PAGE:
Graphics are such an integral part of skateboard culture that at first the blonde woodgrain on the cover of New Skateboard Graphics barely registers as the maple blank of a board. Nearly 300 decks are printed on the inside front and rear folds of the book on an orderly white background but the colorful little ovoids could pass for children's Band-Aids at a distance. While I'm sure that early attempts at mastering the tailslide have sent more than a few kids home with Scrappy Doo bandages, J. Namdev Hardisty's book demonstrates just how far skate culture (and design) has progressed since the green Vision Gator that left me bleeding more than once somewhere in the eighties.
For a graphic designer or a product designer interested in applique, New Skateboard Graphics is an eyeful. In the foreword, Michael Leon explains the realities of the modern sales environment where the consumer tends to observe the boards with the bottom graphics visible at a distance on a wall or in miniature in a catalog. Hardisty follows up with a short essay on the two-way connection between the branding of the company and the aesthetics of the riders, but from there it's all about the graphics. The rest of the book is framed as a series of collections that reveal (to some extent) the ethos of each company. We see the candy colors of Enjoi, the Crumb meets Steadman squiggles of Heroin, and the etched B&W artistry of Mystery all in one place. The boards should provide an immediate emotional connection to who's ever fallen off a rail, but their visual language is bound to delight even those with two left feet.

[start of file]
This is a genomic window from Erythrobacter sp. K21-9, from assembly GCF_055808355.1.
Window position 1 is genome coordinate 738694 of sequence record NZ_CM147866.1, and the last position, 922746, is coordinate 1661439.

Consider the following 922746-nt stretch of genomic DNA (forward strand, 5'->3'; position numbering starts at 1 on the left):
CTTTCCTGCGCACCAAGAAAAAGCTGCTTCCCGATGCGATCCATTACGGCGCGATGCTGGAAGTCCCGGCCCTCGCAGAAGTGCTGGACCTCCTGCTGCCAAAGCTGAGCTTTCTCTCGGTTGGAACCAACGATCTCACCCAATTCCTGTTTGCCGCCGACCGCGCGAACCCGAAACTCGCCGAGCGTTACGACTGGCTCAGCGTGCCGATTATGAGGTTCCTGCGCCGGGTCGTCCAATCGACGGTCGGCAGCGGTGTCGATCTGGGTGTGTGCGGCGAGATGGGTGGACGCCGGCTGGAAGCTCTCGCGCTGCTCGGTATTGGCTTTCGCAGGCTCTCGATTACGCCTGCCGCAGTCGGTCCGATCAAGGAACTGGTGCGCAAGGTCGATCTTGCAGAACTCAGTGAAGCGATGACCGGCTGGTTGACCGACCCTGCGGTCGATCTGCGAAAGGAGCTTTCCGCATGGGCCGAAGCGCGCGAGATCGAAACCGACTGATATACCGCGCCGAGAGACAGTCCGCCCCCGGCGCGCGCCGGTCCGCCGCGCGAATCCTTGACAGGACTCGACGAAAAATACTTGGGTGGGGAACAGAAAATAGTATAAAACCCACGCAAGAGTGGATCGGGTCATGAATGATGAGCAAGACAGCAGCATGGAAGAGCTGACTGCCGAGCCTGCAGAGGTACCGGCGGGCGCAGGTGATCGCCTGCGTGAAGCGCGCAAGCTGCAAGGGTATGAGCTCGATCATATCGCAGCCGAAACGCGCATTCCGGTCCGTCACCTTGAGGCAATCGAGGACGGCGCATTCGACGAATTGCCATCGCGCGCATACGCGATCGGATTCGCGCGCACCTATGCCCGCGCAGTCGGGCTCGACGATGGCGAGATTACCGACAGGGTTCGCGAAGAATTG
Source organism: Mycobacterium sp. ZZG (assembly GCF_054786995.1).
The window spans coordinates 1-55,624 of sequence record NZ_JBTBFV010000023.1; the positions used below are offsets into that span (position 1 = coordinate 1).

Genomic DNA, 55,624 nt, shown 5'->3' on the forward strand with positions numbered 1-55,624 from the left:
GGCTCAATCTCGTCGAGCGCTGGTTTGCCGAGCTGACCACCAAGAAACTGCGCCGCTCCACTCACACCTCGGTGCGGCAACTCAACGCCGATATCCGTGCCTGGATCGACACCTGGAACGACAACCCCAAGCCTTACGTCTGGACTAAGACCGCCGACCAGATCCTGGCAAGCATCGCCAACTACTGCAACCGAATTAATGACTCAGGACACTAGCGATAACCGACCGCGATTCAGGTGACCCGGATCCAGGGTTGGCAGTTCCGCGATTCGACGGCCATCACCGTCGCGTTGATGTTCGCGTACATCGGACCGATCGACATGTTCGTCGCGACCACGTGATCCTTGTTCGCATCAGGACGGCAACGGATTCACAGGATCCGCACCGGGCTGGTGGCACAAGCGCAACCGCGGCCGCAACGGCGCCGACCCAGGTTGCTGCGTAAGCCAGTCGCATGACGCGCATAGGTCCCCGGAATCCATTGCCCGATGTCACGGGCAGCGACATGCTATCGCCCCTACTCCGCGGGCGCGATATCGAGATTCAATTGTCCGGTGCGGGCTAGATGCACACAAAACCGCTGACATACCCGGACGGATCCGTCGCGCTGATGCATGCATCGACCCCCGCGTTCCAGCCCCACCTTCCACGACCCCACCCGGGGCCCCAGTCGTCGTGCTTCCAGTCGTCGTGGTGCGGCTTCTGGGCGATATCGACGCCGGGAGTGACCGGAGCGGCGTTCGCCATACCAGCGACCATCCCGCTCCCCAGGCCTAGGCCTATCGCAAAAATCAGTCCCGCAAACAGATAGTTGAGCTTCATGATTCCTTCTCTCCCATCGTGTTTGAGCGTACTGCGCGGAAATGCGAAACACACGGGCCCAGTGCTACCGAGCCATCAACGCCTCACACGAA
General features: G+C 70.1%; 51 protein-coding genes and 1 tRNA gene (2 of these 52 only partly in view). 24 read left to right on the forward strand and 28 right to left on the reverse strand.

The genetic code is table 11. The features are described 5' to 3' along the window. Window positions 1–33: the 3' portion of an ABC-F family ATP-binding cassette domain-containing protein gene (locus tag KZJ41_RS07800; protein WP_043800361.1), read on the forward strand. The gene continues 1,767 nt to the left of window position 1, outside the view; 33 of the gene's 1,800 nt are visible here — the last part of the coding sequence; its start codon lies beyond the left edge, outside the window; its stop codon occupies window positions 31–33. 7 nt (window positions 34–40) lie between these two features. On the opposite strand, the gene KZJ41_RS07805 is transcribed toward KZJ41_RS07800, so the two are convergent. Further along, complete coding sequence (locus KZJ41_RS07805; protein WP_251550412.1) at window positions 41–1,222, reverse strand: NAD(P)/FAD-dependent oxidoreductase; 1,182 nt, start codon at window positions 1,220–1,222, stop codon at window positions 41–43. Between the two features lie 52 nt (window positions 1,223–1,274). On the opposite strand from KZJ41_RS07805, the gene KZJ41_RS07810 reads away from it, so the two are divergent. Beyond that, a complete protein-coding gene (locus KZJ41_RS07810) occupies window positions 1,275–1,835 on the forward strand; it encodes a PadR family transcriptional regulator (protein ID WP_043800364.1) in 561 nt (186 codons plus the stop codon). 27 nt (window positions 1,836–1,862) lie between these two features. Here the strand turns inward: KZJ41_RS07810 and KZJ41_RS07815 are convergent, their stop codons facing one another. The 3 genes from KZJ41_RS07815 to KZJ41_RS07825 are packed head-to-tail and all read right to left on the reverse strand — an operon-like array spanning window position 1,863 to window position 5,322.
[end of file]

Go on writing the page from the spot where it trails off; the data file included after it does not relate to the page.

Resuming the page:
For skate history, the stitched-together merry monsters of the now-defunct Bueno and the whole Popwar collection are gathered in one place, along with interviews with designers Michael Leon andYogi Proctor. While most of America may know Bam Margera from Jackass, the pastel decks his company Element produced are far prettier than the grainy late-night pranks he pulled on his obese father on Viva La Bam. I really dug Todd Francis's Day After series, with it's "Future is Nature" tagline and its comic book image of a rusty ICBM being used as perch for birds in the savannah. For designers, the real treasure trove is relegated to the appendix at the end of the book, where the graphic artists are credited, including presidential portraitist and potential felon Shepard Fairey. Whether your taste runs toward the layered CBGB sticker look promulgated by Zoo York or the airbrushed album-cover look of Foundation, it's clear that skateboard art design now has something to offer nearly any graphic designer (especially if you don't mind a blood covered skull or two). For pure ID props, I'd still prefer the laser etched marvels of Refillseven in a heartbeat, but then again I've never seen anyone ride one and I think the authors and the skaters would agree that's where the real artistry resides.
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